It was these provisions, along with other legislated regulations and more subtle forms of leverage favouring ZANU-PF's chances in the electoral contest, which led some parties to boycott the elections - a move which undoubtably contributed to many of ZANU-PF's wins by acclamation, and to lower voter turnouts for opposition candidates.
The boycott, headed by the tiny Democratic Party, Abel Muzorewa's United Parties and ZUM (the only boycotting party with seats in Parliament, having won two in 1990), was called at the eleventh hour in protest over the panoply of unfair advantages ZANU-PF ammassed for itself, mostly when it was still (officially) in a one-party state frame of mind. They include a range of constitutional, legislative and regulatory devices; among them the widely-condemned Political Parties (Finance) Act, which provides for ZW $32 million in state funding annually to political parties with more than 15 seats in Parliament (ZANU-PF being the only party with more than two seats since 1990). But they also comprised ZANU-PF's longstanding control and use of various wings of the publicly owned press and broadcasting infrastructure; of government departments, equipment and labour power; and of the party's own and affiliated institutions in civil society, like the Womens and Youth Leagues.
All of these factors, the boycotting parties correctly noted, precluded the holding of free and fair elections in 1995.
Contesting parties, led by ZANU-Ndonga and Enoch Dumbutshena's Forum Party of Zimbabwe, agreed that such rules, regulations and practices were unfair and should be abolished or revised; but also felt that voters should be offered a choice. This crack in solidarity around the (albeit haphazard) boycott, along with the relative calm and smoothness of the elections in constituencies where they did take place, allowed ZANU-PF and its media to proclaim the ballot "free and fair". But neither party nor its press engaged the substantive issues of the stay-away, concerning the lop-sided advantages enjoyed by ZANU-PF, and its cynical, ventriloquist's role in operating the machinery of the democratic process.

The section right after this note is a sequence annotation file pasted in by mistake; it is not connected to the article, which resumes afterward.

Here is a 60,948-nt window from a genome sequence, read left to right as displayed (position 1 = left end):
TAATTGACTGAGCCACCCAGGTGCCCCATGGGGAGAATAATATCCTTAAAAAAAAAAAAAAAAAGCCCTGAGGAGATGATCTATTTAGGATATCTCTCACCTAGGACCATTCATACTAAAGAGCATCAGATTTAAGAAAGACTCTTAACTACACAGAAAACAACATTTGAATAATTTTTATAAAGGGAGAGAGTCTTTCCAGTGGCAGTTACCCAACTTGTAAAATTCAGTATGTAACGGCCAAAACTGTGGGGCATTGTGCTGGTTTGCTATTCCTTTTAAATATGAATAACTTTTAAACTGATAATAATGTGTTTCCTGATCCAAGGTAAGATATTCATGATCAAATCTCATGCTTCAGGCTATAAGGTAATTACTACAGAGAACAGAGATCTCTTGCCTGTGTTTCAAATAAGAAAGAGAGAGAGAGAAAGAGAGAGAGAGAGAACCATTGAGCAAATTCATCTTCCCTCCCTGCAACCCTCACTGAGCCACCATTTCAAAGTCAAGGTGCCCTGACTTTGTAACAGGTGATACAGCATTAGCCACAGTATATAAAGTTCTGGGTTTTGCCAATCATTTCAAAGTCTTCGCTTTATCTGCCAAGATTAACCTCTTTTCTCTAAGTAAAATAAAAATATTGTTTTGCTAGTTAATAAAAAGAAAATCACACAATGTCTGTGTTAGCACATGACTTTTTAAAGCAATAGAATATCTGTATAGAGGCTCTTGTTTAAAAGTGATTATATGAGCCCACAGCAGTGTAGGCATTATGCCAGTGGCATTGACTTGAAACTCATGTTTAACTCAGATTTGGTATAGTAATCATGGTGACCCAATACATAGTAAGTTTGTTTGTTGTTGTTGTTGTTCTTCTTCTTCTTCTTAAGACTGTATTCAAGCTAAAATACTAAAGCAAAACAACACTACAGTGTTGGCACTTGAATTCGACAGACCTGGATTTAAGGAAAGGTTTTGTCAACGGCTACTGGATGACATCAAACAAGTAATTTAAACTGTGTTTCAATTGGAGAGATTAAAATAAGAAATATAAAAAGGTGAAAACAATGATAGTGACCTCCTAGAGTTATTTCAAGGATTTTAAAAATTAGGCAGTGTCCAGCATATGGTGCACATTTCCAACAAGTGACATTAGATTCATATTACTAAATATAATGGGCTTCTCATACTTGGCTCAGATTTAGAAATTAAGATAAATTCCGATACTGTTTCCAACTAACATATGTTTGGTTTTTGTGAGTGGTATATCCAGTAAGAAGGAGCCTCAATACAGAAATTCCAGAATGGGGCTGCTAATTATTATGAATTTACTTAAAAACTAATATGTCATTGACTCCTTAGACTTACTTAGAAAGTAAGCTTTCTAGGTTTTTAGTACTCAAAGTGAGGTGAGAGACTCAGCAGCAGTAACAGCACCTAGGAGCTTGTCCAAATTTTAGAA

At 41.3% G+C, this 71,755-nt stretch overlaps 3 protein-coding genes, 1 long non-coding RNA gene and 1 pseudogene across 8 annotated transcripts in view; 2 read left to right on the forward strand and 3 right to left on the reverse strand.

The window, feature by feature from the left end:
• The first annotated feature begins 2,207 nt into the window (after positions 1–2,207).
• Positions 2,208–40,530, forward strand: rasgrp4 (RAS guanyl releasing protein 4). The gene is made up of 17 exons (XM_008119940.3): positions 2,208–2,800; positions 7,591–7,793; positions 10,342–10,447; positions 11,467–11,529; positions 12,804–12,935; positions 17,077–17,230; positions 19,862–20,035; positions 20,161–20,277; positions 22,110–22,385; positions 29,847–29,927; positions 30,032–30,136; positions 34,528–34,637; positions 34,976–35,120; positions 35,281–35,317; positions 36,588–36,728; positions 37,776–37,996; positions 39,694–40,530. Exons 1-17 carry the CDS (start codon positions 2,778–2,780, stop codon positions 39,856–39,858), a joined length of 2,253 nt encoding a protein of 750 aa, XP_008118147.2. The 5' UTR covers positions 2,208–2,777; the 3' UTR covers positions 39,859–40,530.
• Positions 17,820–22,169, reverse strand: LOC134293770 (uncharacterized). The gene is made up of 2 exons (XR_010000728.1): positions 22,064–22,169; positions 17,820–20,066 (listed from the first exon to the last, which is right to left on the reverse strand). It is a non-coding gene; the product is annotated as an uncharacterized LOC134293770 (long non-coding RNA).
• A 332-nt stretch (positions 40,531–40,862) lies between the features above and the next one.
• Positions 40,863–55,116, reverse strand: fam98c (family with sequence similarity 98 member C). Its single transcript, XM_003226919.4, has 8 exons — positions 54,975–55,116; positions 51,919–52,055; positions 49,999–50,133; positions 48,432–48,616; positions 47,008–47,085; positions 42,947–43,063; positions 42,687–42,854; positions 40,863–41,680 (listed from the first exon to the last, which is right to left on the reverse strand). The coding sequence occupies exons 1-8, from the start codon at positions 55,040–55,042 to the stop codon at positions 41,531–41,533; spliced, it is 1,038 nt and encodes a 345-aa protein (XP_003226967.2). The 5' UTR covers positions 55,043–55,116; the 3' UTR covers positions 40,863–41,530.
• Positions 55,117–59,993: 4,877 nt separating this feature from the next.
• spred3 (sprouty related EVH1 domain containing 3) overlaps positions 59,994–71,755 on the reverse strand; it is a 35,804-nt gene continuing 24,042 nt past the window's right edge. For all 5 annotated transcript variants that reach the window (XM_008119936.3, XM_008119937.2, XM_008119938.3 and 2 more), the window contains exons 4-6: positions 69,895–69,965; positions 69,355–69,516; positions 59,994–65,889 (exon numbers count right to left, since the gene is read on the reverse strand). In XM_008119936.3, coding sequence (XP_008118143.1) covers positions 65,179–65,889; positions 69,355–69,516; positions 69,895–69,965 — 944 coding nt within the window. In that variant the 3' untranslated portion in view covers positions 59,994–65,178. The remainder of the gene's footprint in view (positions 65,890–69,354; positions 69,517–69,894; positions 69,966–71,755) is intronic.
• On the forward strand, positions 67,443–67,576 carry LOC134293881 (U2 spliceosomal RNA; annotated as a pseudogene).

Neither were these issues coherently and effectively raised by the opposition candidates. Among the contesting parties, severe organisational and financial weaknesses pre-empted the mounting of full slates of candidates, let alone effective campaigns centred on a coherent set of issues. In many cases candidates were obliged to pay for their nomination deposits and campaign materials out-of-pocket, thus resembling more a set of independent candidates than members of a party with a manifesto and campaign platform. At the same time, the opposition parties showed little real capacity to generate critiques of government and alternative policy recommendations, and deliver both to the national political stage for debate and consideration.
Where there were serious challenges to individual ZANU(PF) candidates the opposition appeal was based more on the grassroots popularity of the individual challengers. And it was such challenges that saw ruling party activists fall back on the very worst of past practices.
Supporters of Margaret Dongo, a vociferous and popular ZANU(PF) MP and ex-combatant from Harare South who this year stood as an independent after party leaders conspired to de-select her in a pre-election constituency primary, were attacked and harassed by their former colleagues in the local party district. T-shirts were torn off supporters' backs, and their houses were stoned. Dongo herself was assailed by President Mugabe and others, as a quitter and unruly party member, and suspended from the party.
She responded by noting that she had "picked up the gun at the age of 15 to help put the President where he is today"; but that nonetheless, she would forgive Mugabe his harsh words, because she thinks of him in the same way as her "90 year-old grandmother, who is old and should be forgiven". In a country where such mockery of the President is unheard of, these sorts of challenges won Dongo admiration and support far beyond her constituency.
But in the end she was beaten by Vivian Mwashita, an operative of the CIO (Zimbabwe's secret police) with no previous political office, in the wake of allegations of cheating and intimidation made by the Dongo camp. "Having 5,190 ZANU-PF supporters casting their vote for an independent in a ZANU-PF stronghold is no joke," Dongo said. "They did a splendid job but as usual, it is difficult to overcome the ZANU-PF machinery."